Amazing how we can all meet up, form common bonds, chat about anything, feel comfortable in each others company!
The Windsor bond really does count for something!
Look forward to seeing people in May, at the Milton Keynes reunion.

Julie Preston (E78-81)

26 Mar 2015

This is for John Hill.I take it,its Mike Hill,who was in Sandringham house?

George Coughtrey (S61-64)

26 March 2015

I was indeed sorry to hear of the passing of Mr Harry Tovey our House Master. Harry saved me from being expelled when I was caught by Miss Jeans in the Rural Science Greenhouse with Jackie Curtis on visiting day 1956. He administered his size 13 plimsoll a number of times and went in to bat for me with Mr Aspinal, the then headmaster.

Harry you a great man, and an inspiration to many boys and indeed almost a father figure. Harry you live on - in the memory of all who had the honour to know you. Concordia: Richard Footitt Proudly Balmoral Boy.

Richard Footitt (B55-58)

27 March 2015

Well! How many years have I been visiting this site to see any 'progress', never dreaming that I needed to be a 'visitor' for all to be revealed?! I now discover that there's been chat going on for years! So, is the site still 'active' in the sense that someone is 'looking after' it? Do we still need to pay our subs - which I will gladly do, if it means prolonging its life. Can anyone tell me? This is my first message- if it works - but I have so much more to say and potential contacts to make. I especially want to get in touch with Karl 'Charlie' Craddock, who wrote here about 4 years ago. Hi, Charlie. Maybe you remember me. We were in a dorm together, along with, for sure Jimmy Quinn, plus, I think, a lad called Jennings and one called Cutting. I've even got a B&W photo of us all, which I'll be happy to share. Please get in touch, along with anyone else from those times, even if we didn't necessarily know one another. Maybe we had mutual friends. All the best to al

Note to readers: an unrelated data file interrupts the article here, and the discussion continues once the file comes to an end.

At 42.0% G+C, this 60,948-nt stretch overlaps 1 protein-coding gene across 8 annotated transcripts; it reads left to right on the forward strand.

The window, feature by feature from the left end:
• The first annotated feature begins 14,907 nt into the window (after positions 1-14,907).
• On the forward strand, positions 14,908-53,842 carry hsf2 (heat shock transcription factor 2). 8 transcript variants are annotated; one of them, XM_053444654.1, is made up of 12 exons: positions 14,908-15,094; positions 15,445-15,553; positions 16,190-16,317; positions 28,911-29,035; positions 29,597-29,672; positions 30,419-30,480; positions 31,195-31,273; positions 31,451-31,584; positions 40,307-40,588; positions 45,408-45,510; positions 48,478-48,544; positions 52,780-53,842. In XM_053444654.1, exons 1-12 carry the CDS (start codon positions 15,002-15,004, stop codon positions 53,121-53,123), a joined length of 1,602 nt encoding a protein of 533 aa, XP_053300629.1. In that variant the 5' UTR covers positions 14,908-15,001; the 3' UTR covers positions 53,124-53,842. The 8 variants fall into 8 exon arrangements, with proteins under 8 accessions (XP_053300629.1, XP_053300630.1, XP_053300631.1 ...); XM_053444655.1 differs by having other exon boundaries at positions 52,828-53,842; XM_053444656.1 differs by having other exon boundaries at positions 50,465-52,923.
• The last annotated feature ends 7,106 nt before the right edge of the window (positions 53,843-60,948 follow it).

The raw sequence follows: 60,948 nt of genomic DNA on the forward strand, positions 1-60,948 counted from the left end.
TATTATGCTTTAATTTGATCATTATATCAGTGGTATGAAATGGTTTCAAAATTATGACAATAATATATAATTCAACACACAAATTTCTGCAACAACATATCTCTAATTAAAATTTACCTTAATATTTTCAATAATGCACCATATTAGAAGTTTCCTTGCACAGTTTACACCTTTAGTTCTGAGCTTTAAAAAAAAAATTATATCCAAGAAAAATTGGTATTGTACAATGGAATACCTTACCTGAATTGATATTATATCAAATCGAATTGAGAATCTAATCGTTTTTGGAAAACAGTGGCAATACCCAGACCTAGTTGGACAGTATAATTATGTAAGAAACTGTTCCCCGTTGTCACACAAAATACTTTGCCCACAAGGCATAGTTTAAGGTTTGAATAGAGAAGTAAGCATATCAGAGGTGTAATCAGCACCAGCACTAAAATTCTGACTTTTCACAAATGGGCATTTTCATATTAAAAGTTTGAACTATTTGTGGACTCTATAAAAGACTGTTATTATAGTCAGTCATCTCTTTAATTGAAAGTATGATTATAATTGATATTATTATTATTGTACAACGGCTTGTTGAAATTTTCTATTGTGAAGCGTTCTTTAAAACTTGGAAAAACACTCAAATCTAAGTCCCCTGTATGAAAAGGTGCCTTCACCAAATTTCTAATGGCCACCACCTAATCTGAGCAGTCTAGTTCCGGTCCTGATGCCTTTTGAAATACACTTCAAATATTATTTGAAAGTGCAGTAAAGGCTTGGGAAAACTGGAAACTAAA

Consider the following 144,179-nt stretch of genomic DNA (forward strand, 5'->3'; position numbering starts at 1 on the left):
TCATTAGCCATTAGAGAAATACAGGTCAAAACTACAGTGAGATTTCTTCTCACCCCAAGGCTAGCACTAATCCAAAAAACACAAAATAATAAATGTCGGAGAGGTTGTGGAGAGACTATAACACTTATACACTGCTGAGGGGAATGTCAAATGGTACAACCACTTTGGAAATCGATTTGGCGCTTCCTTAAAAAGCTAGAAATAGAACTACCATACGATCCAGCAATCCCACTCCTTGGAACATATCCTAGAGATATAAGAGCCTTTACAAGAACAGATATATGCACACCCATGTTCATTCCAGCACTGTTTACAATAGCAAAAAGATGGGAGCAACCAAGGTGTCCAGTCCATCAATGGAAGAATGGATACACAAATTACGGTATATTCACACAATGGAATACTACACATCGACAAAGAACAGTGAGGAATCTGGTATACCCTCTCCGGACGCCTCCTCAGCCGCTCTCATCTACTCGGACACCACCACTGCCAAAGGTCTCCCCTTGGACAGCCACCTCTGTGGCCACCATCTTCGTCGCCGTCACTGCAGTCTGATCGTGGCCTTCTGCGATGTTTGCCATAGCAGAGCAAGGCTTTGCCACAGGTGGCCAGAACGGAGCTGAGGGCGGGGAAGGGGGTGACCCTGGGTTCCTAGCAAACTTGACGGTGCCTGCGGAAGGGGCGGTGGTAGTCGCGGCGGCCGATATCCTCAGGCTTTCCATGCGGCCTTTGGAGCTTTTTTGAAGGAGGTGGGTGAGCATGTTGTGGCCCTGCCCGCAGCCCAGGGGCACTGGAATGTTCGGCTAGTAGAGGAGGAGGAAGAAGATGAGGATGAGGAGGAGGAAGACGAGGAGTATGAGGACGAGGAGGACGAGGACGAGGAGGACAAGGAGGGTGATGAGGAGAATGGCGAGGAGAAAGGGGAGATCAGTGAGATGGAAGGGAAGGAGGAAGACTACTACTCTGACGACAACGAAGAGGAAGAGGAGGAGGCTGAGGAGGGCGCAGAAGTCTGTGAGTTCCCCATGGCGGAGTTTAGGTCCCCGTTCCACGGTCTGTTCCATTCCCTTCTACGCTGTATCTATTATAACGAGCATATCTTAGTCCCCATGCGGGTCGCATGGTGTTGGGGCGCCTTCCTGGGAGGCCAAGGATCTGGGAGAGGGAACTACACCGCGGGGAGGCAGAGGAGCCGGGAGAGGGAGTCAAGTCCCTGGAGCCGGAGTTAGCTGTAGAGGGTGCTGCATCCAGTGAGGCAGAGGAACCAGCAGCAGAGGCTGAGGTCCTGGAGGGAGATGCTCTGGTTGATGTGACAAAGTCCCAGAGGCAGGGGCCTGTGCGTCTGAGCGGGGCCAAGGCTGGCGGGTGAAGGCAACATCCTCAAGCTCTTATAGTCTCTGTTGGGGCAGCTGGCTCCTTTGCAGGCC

l members, and once again, please can anyone till me about the current status of this site?

Ralph(Roman) Czumaj.H62 (H56-58)

The site is being maintained by me - you do not need to be a member of The Windsor Society to post messages - BillC